Tuesday, April 15, 2014

Elizabeth City State University adds Qs to its lab

The Aviation Science Program at the Elizabeth City State University’s Department of Technology is the only four-year collegiate aviation program in the State of North Carolina. Its uniqueness is now underlined by the latest additions of “Qs” to the department’s lab: that is, of Quanser Qball quadrotor and Qbot autonomous robot.

Setting up the Quanser UVS Lab at
the Elizabeth City State University
With these devices and a set of twelve NaturalPoint OptiTrack cameras, Dr. Rawat, Associate Professor and Department Chair can set up a complete unmanned multi-vehicle indoor lab and expand the Control Systems, Mechatronic System Design and Reconfigurable Computing courses, as well as undergraduate capstone projects. Plus the Quanser's Unmanned Vehicle Systems (UVS) lab  will be used for three new courses, begining in the fall 2014: Introduction to Autonomous Mobile Robotics, Advanced Mobile Robotics and Aerial Robotics.

The lab will be also used for research in areas such as sensor fusion, multi-agent collision avoidance and SLAM localization. Using twelve cameras, as opposed to a standard setup with six, allows for a larger workspace and makes it possible to expand the number of agents.

Thanks to the complete turn-key solution with controllers included, and on-site setup assistance from Quanser engineer, Dr. Rawat and his students could start their work right away. While all the sensors needed to cover topics of five courses using the unmanned vehicle lab are already on board, the open architecture design of the lab allows for addition of other sensors in the future.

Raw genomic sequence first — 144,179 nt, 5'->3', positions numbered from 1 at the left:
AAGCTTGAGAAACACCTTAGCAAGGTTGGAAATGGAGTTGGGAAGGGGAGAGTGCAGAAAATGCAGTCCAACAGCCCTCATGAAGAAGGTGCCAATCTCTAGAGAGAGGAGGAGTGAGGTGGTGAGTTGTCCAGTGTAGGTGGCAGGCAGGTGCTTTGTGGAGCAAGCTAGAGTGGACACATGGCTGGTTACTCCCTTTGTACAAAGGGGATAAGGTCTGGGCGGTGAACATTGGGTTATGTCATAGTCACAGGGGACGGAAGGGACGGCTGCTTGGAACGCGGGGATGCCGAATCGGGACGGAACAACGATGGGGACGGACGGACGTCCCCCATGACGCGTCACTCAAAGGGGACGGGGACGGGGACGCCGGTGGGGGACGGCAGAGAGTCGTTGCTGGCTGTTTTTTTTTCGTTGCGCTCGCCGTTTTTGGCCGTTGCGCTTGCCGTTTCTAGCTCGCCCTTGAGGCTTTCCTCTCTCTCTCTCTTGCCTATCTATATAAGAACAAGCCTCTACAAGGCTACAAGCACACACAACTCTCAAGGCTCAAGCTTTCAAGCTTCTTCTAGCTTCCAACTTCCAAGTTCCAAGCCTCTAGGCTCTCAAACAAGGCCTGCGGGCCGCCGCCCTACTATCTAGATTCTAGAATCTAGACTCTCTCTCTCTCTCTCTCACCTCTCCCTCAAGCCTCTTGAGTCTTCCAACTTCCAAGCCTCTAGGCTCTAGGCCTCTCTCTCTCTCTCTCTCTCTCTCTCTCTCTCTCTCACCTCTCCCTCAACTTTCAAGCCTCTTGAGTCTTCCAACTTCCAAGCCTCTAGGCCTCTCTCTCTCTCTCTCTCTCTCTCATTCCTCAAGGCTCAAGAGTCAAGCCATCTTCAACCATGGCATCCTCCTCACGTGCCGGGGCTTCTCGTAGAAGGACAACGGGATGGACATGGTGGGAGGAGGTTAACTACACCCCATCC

video 
Collaborative mission: first tests of Quanser Qball quadrotor and Qbot unmanned robot
at the Elizabeth City State University

Dr. Rawat also appreciates comprehensive documentation and courseware that come with the systems – that way he doesn’t have to develop all the course materials from scratch, but can reuse materials developed by Quanser. The supplied open-architecture controllers can also be modified for his educational and research needs, saving him time he would have to spend building controllers.

Dr. Rawat also hopes the demonstration of the cutting-edge unmanned technology will help his university attract high school students and excite them for a career in engineering.

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